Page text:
Colton Haaker won this year’s EnduroCross Championship. This is not surprising because now Haaker is a three-time EnduroCross Champion. Haaker won two of the three races, and Taddy Blazusiak won the other round and finished second in points, while this is also not surprising because Taddy is a legend. But, in a way, all of this is surprising because there wasn’t even supposed to be an EnduroCross Championship this year!
To recap, back in May, the existing AMA EnduroCross series died. To sum it up, we the old owners (Bonnier Corp, which is actually in the magazine publishing business) sold the series to new owners. The new owners were not able to get the series back online, and the series was announced as cancelled. The AMA press release announcing the cancellation of the series referenced “unforeseen circumstances” but we heard a lot of the issue came down to not securing enough series’ sponsorship to keep the events going. Holding races in buildings is expensive.
Here’s the original news post about the death of EnduroCross.
I recall this EnduroCross news breaking officially just before the Fox Raceway Lucas Oil Pro Motocross National at Pala in California. On Friday, I rolled into the pits and saw Haaker, the reigning EnduroCross champion, heading out to the track to practice for the 125 All-Star Race. I flagged him down to take his temperature on the subject. Haaker was already going through several stages of grief. In one way he was bummed, obviously, that the main series he is paid to race in could be dead. However, Haaker has always been a rider who dabbles in many things, from different types of races to even building his own video company. Plus, he had hope that maybe EnduroCross wasn't actually finished.
Later that day, I heard from some of the old players in the series—like Sean Finley and the original race founder Eric Peronnard—and they were already trying to figure out how they could revive it. In fact, they were so confident they could get it done that they believe the handoff from old to new old could have been seamless.
EnduroCross was created by Peronnard, who had sold the series years ago but still spent several seasons serving as a consultant. To bring it back, he hooked up with Kicker Arenacross Series promoter Todd Hammock and they worked with Bonnier to acquire the EnduroCross name, trademarks, website, and social media channels. The AMA added sanctioning. Hammock and Peronnard then hastily whipped up a three-race schedule to preserve the championship for 2019.
This was awesome news for series’ stalwarts like Haaker, who have factory contracts to race for this title. However, Haaker’s long-time championship rival Cody Webb tore his ACL and was out for the season. Haaker was looking at diminished competition for the title, until FMF KTM Factory Off-Road announced Blazusiak as Webb’s replacement. Back in EnduroCross’ early days, Blazusiak, from Poland, emerged as the series’ first superstar. He dominated races to the point of perfect seasons, and he also had an electric personality and riding style. As he got older, Haaker and Webb finally caught him and ended his run of dominance. Taddy even retired at one point! That didn’t last long, and Taddy was soon back racing again in Europe. Jumping back into a short, three-round series in the U.S. was an easy fit and a nice boost for the KTM team here.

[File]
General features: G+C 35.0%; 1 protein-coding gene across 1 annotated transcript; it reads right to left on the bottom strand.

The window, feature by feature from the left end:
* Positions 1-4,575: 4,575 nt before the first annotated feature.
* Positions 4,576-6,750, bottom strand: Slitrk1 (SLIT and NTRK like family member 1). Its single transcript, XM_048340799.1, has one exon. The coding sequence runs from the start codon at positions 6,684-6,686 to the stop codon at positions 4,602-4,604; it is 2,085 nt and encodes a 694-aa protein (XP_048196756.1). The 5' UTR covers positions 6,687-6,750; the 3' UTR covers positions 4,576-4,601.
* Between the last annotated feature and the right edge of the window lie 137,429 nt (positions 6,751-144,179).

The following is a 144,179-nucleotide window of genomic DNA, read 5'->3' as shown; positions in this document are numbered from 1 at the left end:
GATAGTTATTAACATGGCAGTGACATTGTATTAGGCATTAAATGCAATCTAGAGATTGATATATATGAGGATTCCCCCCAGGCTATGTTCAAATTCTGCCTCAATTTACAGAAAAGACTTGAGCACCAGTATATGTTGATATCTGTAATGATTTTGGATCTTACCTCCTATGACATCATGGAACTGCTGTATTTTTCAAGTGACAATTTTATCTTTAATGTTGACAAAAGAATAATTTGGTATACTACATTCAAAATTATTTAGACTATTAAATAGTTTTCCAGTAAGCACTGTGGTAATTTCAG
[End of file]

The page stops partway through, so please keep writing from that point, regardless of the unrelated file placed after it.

This year’s championship featured a three-main-event format, which mixed up the racing. Haaker owned round one but had problems at round two (EnduroCross breeds troubles, as in crashes) and Blazusiak won that. This set up a tight points battle heading into this weekend’s finale in Boise, Idaho. There, Blazusiak and Haaker waged a good battle in the first race with Haaker stealing the win. Start choices are inverted for the second race, so Haaker and Blazusiak had to work through traffic to get to the front. Haaker won again, which pretty much put the title on ice. He held on for second in the third race, his 1-1-2 scores edging Taddy’s 2-2-1 for the overall win and the title.
“I felt like we were doing everything right to get it done and a lapper cost me a win in moto one,” said Blazusiak. “I feel like I executed my night to get a win but a lot of things happen that are out of your control. The intensity of the three moto format is so high we have to push our way through the pack. I hope to be back next year to fight for it again.”
“You had to win the race to win the championship and that’s why we are here,” said Hakker. “I had a good night. That first race was great as I kept pushing and was able to make that last-lap pass. Race two was important to take the win and in the third moto, I was able to take a safe second to earn the overall. The three races this year were great and EnduroCross should be even stronger again next year.”
That’s the real key—the series barely survived for 2019 but should be back under less-chaotic circumstances for 2020. At the end of the final-round press release, a note says the 2020 series should include at least six events. Plus, Webb should be back, and it sounds like Blazusiak is not finished. Things should be good both on and off the track for 2020.